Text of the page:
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Even with a little limb bending the gizmo will tell you where to scrape. Run the tool up the belly of the limb with the pencil retracted to identify the place with the most bend. Adjust the pencil to within about 1/32" of the limb at the point where the limb bends the most. Run the tool up the belly and scrape where ever there is a pencil mark on the belly.

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The ten scrape rule really applies here. Ten scrapes, flex the bow about 30 times to no more than what would be brace height and recheck the bend, mark and repeat. Be sure to leave the last foot or so of the limbs stiff because this area will bend a lot more when you go to the short string.

When you have reached the approximate amount of bend as brace height with an even gap down the limb with the gizmo you can go to the short string at normal brace. The neat thing about using the gizmo is hinges are non existent if you use it properly.

I use the gizmo at brace and fine tune the tiller as well as adjust bend to within about 6" from the tips. I leave about the last 6" of the limbs stiff.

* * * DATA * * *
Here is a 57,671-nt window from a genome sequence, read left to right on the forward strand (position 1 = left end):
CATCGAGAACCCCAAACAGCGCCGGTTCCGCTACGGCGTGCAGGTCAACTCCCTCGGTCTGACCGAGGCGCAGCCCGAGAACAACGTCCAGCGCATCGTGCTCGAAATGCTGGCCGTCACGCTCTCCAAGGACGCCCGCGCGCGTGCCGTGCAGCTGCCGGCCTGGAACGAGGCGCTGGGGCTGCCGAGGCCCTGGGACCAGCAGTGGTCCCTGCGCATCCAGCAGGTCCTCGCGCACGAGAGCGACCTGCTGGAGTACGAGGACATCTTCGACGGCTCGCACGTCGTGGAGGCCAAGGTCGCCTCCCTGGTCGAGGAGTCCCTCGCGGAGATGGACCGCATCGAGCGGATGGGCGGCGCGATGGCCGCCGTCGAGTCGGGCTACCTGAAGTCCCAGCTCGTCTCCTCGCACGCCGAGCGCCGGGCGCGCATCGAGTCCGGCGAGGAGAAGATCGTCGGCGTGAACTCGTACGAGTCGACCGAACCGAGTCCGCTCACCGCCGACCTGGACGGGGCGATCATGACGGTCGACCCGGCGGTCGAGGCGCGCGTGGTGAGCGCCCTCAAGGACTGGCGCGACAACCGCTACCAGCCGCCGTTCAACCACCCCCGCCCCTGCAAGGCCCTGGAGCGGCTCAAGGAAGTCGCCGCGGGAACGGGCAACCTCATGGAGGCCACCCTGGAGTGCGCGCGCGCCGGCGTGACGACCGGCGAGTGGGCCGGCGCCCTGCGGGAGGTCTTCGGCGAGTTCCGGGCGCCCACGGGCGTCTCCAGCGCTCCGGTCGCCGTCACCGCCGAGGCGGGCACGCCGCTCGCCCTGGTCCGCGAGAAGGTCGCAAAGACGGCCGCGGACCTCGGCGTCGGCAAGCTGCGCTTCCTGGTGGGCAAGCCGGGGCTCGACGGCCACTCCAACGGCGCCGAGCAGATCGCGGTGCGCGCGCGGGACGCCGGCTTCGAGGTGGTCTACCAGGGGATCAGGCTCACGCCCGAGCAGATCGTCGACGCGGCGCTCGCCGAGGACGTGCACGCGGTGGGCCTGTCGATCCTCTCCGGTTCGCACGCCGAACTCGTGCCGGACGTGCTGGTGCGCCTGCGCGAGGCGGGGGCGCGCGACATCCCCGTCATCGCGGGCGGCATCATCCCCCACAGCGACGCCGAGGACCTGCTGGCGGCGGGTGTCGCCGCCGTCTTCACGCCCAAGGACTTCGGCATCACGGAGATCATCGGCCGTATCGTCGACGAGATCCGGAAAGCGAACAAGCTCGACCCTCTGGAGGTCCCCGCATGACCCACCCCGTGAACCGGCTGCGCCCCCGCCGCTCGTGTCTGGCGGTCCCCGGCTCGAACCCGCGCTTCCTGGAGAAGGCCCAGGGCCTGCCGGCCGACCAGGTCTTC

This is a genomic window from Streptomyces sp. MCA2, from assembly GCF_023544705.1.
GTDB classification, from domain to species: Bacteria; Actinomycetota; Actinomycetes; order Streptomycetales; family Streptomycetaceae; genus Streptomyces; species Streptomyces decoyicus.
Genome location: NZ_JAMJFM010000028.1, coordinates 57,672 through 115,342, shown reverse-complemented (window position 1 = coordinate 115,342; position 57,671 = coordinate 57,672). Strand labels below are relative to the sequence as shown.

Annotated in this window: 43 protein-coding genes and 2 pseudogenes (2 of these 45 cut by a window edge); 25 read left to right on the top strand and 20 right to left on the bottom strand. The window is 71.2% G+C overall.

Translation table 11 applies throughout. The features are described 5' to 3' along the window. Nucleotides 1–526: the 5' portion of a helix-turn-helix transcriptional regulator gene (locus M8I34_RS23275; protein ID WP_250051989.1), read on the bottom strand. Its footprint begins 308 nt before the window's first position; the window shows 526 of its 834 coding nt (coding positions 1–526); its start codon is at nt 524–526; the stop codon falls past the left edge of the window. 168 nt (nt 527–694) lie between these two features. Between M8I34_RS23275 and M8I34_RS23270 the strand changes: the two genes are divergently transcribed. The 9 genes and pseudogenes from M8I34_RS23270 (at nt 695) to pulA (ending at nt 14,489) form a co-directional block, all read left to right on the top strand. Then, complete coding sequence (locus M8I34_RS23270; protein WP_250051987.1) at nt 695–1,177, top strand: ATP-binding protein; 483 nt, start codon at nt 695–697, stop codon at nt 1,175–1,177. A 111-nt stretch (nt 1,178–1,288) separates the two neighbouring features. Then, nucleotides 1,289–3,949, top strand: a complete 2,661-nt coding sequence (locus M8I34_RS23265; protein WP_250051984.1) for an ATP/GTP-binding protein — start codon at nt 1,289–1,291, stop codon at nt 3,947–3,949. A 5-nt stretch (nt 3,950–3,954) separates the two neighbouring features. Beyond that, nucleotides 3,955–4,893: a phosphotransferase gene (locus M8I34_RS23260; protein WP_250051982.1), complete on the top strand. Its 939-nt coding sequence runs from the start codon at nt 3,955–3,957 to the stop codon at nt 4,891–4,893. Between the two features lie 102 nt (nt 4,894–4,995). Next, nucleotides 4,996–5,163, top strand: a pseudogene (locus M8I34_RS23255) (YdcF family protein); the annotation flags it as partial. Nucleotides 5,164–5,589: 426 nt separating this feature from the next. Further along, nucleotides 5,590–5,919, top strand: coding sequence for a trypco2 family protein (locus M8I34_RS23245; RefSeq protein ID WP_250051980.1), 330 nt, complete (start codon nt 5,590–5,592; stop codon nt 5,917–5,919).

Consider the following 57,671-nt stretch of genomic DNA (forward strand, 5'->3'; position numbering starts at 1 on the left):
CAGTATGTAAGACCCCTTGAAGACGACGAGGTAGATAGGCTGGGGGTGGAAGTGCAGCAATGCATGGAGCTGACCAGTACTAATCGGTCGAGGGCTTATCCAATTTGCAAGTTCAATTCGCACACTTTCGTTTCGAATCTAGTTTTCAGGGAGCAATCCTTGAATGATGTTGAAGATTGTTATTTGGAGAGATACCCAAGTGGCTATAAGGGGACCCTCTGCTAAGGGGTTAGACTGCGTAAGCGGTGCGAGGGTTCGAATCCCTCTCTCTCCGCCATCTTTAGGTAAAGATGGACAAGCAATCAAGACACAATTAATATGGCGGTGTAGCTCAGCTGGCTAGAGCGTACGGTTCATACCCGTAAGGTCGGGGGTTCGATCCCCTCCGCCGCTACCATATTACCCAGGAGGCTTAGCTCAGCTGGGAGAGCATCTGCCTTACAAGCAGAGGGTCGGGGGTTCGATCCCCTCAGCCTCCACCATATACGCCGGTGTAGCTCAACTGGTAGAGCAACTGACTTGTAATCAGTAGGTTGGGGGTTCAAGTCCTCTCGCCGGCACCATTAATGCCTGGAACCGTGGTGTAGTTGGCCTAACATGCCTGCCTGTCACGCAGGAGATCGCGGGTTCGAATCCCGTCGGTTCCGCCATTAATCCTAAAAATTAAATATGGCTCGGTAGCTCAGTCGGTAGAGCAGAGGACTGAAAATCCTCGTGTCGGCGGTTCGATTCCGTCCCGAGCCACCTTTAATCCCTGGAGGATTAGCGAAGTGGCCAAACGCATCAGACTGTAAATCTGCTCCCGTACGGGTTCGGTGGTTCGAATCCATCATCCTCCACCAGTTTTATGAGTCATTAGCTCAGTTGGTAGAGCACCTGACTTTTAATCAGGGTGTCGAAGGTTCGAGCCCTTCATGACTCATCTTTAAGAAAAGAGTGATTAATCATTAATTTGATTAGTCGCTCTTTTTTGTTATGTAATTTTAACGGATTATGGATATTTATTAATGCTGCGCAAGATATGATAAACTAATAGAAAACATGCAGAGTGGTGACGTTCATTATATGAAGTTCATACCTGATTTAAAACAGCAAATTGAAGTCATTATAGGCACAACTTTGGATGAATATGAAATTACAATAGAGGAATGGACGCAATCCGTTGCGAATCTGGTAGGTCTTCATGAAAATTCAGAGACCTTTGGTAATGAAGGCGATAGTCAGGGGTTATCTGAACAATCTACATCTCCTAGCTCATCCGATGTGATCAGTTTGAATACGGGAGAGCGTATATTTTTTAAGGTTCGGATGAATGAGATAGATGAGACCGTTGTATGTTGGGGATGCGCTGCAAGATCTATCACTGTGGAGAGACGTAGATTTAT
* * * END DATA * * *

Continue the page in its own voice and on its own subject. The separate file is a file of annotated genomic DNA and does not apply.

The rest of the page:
After I string a bow I check for my target poundage. If I am hoping for 56# and I pull the bow on the scale and find it hits 56# at 18" I don't pull the bow more than 18" while flexing. I advance the draw length in my pegs while checking the bend and removing wood to about 20", going back to the scale to make sure I don't pull the bow past target weight.

The gizmo won't tell you a thing about bending in the fades so you still have to eyeball this area or place a flat board on the back of the bow in the tree and watch the gap between the board and the back of the bow while you flex the bow to see if you have movement.

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BryanB
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Thanks for the update.
I now have one more project to do.
I like your new design.
Bryan

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Blaine
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Eric,

Thanks for sharing. That should help a lot.

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"at some point, technology becomes not just an aid, but instead a substitute for woodsmanship." Aldo Leopold

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DeanD
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Great thinking, Eric. Thanks for sharing these "inventions" of yours. Have to agree with BryanB though...now I have a new project.

Dean

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“…perhaps our grandsons, having never seen a wild river, will never miss the chance to set a canoe in singing waters…glad I shall never be young without wild country to be young in.”